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Details of Grant 

EPSRC Reference: EP/R032351/1
Title: Verifiably Correct Transactional Memory.
Principal Investigator: Derrick, Professor J
Other Investigators:
Struth, Professor G
Researcher Co-Investigators:
Project Partners:
ARM Ltd De Paul University University of Augsburg
University of Paderborn University of Queensland Victoria University of Wellington
Department: Computer Science
Organisation: University of Sheffield
Scheme: Standard Research
Starts: 01 July 2018 Ends: 30 June 2021 Value (£): 406,411
EPSRC Research Topic Classifications:
Fundamentals of Computing
EPSRC Industrial Sector Classifications:
Electronics Information Technologies
Related Grants:
EP/R032971/1 EP/R032556/1
Panel History:
Panel DatePanel NameOutcome
01 Mar 2018 EPSRC ICT Prioritisation Panel March 2018 Deferred
02 May 2018 EPSRC ICT Prioritisation Panel May 2018 Announced
Summary on Grant Application Form
Multi-core computing architectures have become ubiquitous over the last decade. This has been driven by the demand for continual performance improvements to cope with the ever-increasing sophistication of applications, combined with physical limitations on chip designs, whereby speedup via higher clock speeds has become infeasible. The inherent parallelism that multi-core architectures entail offers great technical opportunities, however, exploiting these opportunities presents a number of technical challenges.

To ensure correctness, concurrent programs must be properly synchronised, but synchronisation invariably introduces sequential bottlenecks, causing performance to suffer. Fully exploiting the potential for concurrency requires optimisations to consider executions at low levels of abstraction, e.g., the underlying memory model, compiler optimisations, cache-coherency protocols etc. The complexity of such considerations means that checking correctness with a high degree of confidence is extremely difficult. Concurrency bugs have specifically been attributed to disasters such as a power blackout in north eastern USA, Nasdaq's botched IPO of Facebook shares, and the near failure of NASA's Mars Pathfinder mission. Other safety-critical errors have manifested from using low-level optimisations, e.g., the double-checked locking bug and the Java Parker bug.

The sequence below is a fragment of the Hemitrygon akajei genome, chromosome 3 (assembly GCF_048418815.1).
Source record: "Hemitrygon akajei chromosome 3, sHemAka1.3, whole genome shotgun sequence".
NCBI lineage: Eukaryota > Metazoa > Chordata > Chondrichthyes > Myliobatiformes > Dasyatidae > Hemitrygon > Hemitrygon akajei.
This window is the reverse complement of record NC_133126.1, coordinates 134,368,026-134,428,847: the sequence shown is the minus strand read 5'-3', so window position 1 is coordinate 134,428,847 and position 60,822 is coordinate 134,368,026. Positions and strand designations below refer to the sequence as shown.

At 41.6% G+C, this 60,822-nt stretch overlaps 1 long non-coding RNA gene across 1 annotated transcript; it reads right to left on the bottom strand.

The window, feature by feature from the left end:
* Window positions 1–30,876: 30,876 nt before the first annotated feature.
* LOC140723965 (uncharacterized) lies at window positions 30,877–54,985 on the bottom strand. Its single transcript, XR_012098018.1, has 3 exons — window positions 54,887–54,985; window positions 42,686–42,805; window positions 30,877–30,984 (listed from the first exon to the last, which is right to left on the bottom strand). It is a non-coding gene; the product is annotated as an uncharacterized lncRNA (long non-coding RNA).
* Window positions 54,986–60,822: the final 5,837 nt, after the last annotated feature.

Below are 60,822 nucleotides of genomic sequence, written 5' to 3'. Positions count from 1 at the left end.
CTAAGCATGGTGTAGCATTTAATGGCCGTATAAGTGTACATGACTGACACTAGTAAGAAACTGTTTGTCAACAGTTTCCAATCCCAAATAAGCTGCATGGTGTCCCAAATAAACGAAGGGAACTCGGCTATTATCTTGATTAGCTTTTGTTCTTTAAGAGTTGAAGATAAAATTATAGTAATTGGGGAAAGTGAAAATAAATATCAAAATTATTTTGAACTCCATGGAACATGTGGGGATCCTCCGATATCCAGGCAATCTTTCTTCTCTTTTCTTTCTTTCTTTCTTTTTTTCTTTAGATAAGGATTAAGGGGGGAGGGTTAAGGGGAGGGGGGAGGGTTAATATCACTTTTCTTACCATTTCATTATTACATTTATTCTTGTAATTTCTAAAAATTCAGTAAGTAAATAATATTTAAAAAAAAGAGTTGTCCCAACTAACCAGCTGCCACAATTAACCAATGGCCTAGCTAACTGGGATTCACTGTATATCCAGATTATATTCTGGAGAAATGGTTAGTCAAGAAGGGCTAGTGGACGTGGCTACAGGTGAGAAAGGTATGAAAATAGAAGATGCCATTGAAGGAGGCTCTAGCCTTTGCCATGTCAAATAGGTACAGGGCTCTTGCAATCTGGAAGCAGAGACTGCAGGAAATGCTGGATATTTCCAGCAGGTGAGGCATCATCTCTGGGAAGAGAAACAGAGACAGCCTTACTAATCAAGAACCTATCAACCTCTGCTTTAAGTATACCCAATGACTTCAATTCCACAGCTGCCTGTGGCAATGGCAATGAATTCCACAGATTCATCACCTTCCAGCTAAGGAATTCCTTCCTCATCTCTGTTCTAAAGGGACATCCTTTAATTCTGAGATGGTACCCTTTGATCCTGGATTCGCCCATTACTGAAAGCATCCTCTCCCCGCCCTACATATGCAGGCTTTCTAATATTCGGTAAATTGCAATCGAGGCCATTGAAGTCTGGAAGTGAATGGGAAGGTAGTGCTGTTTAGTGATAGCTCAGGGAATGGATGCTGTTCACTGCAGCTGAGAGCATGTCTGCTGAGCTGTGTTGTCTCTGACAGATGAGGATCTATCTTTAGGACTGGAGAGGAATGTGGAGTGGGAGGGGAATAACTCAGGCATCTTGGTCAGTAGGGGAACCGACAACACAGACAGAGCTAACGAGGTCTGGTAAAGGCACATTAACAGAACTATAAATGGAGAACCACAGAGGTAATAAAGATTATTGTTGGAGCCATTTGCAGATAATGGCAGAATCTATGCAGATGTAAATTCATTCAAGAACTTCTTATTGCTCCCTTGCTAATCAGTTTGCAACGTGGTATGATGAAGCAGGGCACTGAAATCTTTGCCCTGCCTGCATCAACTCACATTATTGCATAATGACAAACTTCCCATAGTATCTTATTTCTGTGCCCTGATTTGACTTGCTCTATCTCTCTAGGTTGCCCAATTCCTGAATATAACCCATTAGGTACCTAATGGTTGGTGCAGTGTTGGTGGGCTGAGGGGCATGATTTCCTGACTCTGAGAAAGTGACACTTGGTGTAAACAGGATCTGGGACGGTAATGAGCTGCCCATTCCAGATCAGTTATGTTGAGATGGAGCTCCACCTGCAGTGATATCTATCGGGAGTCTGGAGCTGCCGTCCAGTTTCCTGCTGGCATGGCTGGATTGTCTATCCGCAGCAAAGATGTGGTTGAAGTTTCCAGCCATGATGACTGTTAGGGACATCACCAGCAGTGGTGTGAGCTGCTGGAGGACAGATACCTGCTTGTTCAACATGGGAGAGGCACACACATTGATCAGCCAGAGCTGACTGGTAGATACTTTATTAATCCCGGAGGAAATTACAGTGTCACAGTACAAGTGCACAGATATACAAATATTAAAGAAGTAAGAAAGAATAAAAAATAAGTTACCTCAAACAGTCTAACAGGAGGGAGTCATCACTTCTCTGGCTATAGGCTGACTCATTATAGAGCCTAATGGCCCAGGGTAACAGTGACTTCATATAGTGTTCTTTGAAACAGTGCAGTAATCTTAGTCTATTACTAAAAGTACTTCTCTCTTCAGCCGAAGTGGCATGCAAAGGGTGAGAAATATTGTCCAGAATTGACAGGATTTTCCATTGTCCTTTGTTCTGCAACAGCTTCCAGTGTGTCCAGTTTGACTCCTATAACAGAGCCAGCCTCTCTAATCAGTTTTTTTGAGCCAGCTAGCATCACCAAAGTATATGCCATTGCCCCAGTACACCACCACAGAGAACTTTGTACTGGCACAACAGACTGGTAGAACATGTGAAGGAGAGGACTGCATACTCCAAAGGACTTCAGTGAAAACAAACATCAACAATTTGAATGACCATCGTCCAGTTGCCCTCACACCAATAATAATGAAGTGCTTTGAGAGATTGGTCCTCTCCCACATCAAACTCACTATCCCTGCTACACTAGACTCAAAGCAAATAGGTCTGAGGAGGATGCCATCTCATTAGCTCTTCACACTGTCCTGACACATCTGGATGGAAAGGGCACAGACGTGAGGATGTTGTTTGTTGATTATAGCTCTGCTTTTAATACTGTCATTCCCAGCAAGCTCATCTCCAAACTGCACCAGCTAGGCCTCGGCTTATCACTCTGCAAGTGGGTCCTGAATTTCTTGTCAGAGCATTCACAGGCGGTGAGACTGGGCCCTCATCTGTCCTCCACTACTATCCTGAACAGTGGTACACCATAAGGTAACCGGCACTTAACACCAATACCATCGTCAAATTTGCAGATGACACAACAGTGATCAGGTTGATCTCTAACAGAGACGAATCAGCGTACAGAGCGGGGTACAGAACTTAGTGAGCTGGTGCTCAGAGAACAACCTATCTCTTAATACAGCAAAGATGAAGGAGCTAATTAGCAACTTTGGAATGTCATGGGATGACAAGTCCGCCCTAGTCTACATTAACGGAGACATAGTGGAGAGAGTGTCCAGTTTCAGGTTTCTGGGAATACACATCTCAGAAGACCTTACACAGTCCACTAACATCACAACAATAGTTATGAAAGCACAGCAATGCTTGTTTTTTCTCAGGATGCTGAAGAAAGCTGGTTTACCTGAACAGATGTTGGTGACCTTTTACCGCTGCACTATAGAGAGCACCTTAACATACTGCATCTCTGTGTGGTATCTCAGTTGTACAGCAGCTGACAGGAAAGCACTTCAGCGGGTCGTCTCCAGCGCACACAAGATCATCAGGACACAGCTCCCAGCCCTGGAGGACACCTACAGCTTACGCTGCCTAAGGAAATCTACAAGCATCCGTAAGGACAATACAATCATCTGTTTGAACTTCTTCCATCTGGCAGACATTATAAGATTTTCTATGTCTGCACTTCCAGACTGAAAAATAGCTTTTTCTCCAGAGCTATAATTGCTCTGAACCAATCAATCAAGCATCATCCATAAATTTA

This project improves programmability of concurrent programs through the use of transactional memory (TM), which is a concurrency mechanism that makes low-level optimisations available to general application programmers. TM is an adaptation of transactions from databases. TM operations are highly concurrent (which improves efficiency), yet manage synchronisation on behalf of a programmer to provide an illusion of atomicity. Thus, by using TM, the focus of a programmer switches from what should be made atomic, as opposed to how atomicity should be guaranteed. This means concurrent systems can be developed in a layered manner (enabling a separation of concerns).

The attractive set of features that TM promises means that TM implementations are increasingly being incorporated into mainstream systems (hardware and software). Since the adaptation of transactions from database theory in the mid 1990s, software TM implementations are now available for all major programming languages. Recent advances include experimental features in compilers such as G++ 4.7 that directly enable compilation of transactional code; standardisation work to include TM within C++ is ongoing. There is extensive research interest in hybrid TM within both academia and industry to make best use of, for example, TM features in Intel's Haswell/Broadwell and IBM's Blue Gene/Q processors.

The high level of complexity, yet wide-scale applicability of TM means that implementations must be formally verified to ensure dependability and reliability.

This project addresses some of the main challenges surrounding TM, and takes the key steps necessary to facilitate wide-scale adoption. Namely, we deliver theoretical advances in our understanding of TM correctness; methodological advances in verification techniques for TM; and pragmatic advances via the development of application-aware TM designs. Verification tools will support each of these steps. We therefore set the following objectives:

O1. Develop foundations for TM correctness (atomicity and interaction guarantees) under different execution models and relate these to client correctness.

O2. Mechanically verify correctness of TM implementations, and develop principled proof techniques.

O3. Design TM implementations that provide better performance under current and future multi-core hardware.

O4. Develop tool support to simplify mechanised verification of TM and automated checking of client programs that use them.

Overall, we will improve the dependability, performance, and flexibility of TM implementations.

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Organisation Website: http://www.shef.ac.uk